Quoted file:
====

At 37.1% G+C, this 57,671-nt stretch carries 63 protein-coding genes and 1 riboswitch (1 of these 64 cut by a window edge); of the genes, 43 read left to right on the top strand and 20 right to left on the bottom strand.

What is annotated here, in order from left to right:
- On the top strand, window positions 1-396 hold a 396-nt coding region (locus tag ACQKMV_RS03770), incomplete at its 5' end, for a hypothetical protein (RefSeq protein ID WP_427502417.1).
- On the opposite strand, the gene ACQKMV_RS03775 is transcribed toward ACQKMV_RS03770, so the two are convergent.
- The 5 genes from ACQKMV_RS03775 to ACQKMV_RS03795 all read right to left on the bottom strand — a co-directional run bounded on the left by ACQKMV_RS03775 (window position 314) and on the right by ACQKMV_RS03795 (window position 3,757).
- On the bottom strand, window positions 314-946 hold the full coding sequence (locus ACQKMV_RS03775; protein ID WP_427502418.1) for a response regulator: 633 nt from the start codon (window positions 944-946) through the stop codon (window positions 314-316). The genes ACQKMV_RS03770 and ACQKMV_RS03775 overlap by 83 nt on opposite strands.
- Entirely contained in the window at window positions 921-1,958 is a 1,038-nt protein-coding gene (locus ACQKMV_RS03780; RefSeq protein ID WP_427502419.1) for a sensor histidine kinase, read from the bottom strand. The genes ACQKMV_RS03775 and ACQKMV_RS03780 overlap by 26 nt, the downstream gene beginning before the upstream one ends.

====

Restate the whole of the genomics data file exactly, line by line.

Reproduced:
At 37.1% G+C, this 57,671-nt stretch carries 63 protein-coding genes and 1 riboswitch (1 of these 64 cut by a window edge); of the genes, 43 read left to right on the top strand and 20 right to left on the bottom strand.

What is annotated here, in order from left to right:
- On the top strand, window positions 1-396 hold a 396-nt coding region (locus tag ACQKMV_RS03770), incomplete at its 5' end, for a hypothetical protein (RefSeq protein ID WP_427502417.1).
- On the opposite strand, the gene ACQKMV_RS03775 is transcribed toward ACQKMV_RS03770, so the two are convergent.
- The 5 genes from ACQKMV_RS03775 to ACQKMV_RS03795 all read right to left on the bottom strand — a co-directional run bounded on the left by ACQKMV_RS03775 (window position 314) and on the right by ACQKMV_RS03795 (window position 3,757).
- On the bottom strand, window positions 314-946 hold the full coding sequence (locus ACQKMV_RS03775; protein ID WP_427502418.1) for a response regulator: 633 nt from the start codon (window positions 944-946) through the stop codon (window positions 314-316). The genes ACQKMV_RS03770 and ACQKMV_RS03775 overlap by 83 nt on opposite strands.
- Entirely contained in the window at window positions 921-1,958 is a 1,038-nt protein-coding gene (locus ACQKMV_RS03780; RefSeq protein ID WP_427502419.1) for a sensor histidine kinase, read from the bottom strand. The genes ACQKMV_RS03775 and ACQKMV_RS03780 overlap by 26 nt, the downstream gene beginning before the upstream one ends.